Computed tomography enterography (CTE) is used to make pictures of the small intestine. The small intestine is part of the digestive system. It lies between the stomach and large intestine.
A CTE creates an x-ray picture that is enhanced by a computer. It can provide information about organs, soft tissues, bones, and blood vessels.
|The Small Intestine|
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Reasons for Test
A CTE may be used to help find the cause of problems in the intestines, such as:
- Pockets of infection—abscesses
- Abnormal passageway between 2 areas of the body that normally do not connect—fistula
- Intestinal obstruction
It may also be used to diagnose or check for Crohn disease .
Problems from the procedure are rare, but all procedures have some risk. The doctor will review potential problems.
Some people have a bad reaction to the contrast material. Contrast material improves the details in the pictures. In some people, the contrast can cause allergic reactions or kidney problems.
A CTE scan does use radiation. You and your doctor will weigh the harms and benefits of this test. A CTE scan may not be advised if you are pregnant.
Be sure to discuss these risks with your doctor before the test. Let your doctor know about any allergies or unrelated illnesses you may have.
What to Expect
Prior to Test
The doctor may instruct you to:
- Avoid eating or drinking anything for 4 hours before the test
- Remove any metal objects, such as jewelry, hearing aids, or dentures
Description of Test
You will be asked to drink several glasses of liquid about 1-2 hours before the test. This liquid is contrast. It will help to fill the small intestine and create clearer pictures. If you are unable to drink all the liquid, you may be given a feeding tube. You will also be given a second contrast through an IV. This will help the doctors see certain structures like blood vessels.
You will be asked to lie on a special table. The technician may use pillows or straps to make sure you are in the best position. The technician will leave the room but you will be able to talk to one another through an intercom.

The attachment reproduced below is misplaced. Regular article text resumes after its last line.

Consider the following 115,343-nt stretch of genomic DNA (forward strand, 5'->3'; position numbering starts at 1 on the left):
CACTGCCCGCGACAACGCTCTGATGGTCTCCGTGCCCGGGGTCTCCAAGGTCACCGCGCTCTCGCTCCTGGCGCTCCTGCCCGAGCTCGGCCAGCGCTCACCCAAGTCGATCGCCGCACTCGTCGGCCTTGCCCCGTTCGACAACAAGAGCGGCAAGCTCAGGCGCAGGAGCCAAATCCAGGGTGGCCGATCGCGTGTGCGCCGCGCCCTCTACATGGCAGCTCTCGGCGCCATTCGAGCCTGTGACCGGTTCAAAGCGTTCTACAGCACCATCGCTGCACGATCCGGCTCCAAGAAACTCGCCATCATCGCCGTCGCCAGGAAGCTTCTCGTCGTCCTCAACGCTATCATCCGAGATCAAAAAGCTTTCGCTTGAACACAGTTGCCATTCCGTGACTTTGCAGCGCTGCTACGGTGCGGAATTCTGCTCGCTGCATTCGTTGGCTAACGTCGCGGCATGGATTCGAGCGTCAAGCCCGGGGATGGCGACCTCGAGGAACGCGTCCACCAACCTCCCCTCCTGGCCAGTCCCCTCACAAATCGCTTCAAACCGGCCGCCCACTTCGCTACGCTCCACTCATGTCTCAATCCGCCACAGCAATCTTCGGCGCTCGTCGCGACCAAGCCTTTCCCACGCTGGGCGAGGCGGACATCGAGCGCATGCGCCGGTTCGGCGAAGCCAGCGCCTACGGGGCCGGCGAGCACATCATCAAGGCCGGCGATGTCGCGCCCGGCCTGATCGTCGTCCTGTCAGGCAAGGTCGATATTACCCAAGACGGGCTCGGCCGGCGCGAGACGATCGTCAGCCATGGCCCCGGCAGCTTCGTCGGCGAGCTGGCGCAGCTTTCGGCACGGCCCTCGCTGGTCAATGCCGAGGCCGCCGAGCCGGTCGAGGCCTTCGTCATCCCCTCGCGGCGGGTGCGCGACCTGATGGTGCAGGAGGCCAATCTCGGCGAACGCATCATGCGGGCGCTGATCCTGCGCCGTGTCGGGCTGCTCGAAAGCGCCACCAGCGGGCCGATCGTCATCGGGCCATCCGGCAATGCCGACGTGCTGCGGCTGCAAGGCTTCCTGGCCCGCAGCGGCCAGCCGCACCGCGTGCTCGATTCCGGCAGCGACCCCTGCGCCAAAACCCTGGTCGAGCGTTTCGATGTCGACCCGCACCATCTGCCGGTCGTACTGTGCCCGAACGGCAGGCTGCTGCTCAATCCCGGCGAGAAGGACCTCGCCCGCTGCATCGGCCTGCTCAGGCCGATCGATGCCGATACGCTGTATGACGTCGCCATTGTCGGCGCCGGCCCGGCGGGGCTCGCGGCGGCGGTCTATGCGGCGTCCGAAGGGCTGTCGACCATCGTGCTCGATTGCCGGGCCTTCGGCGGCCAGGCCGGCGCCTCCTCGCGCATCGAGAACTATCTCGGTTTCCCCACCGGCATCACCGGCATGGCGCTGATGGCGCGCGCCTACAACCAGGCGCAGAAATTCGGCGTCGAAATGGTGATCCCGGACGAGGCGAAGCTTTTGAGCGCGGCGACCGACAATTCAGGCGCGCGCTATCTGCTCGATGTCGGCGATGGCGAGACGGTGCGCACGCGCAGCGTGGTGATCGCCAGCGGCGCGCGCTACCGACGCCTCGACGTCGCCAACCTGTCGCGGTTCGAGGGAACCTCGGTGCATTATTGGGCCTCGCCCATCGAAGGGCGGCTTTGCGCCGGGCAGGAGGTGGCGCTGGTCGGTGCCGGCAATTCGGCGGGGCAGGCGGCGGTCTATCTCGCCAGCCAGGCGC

The table will move slowly through the scanner. You may need to take several passes through the machine. For the clearest image, you will need to be still during the entire test. As the scanner takes pictures, you will hear humming and clicking. The technician may also ask you to hold your breath at certain points. Your doctor may offer medication if you are having trouble holding still because of pain or anxiety.
The technician will make sure the needed images are taken.
You may be asked to drink extra fluids. This will help flush the contrast from your intestines. You may have diarrhea or loose bowels while the contrast passes.
How Long Will It Take?
About 10-60 minutes
Will It Hurt?
The test itself does not hurt. Holding one position through the test may be uncomfortable. Your doctor may offer medication if you have pain during the test.
You may also feel flushed from the contrast. Contrast can also cause nausea and a salty or metallic taste in your mouth.
The CTE images will be sent to a radiologist. Your doctor will receive the results and discuss them with you.
Call Your Doctor
Call your doctor if any of the following occur after the test:
- Swollen, itchy eyes
- Tightness of throat
- Difficulty breathing
If you think you have an emergency, call for emergency medical services right away.
American Cancer Society http://www.cancer.org
Radiology Info—Radiological Society of North America http://www.radiologyinfo.org
Canadian Association of Radiologists http://www.car.ca
Canadian Radiation Protection Association http://www.crpa-acrp.org
Baker ME, Einstein DM, Veniero JC. Computed tomography enterography and magnetic resonance enterography: the future of small bowel imaging. Clin Colon Rectal Surg. 2008;21(3):193–212.
CT enterography. American College of Radiology and Radiological Society of North America Radiology Info website. Available at: http://www.radiologyinfo.org/en/info.cfm?pg=CTenterography. Updated March 16, 2016. Accessed March 16, 2018.
- Reviewer: EBSCO Medical Review Board James Cornell, MD
- Review Date: 03/2018
- Update Date: 06/24/2013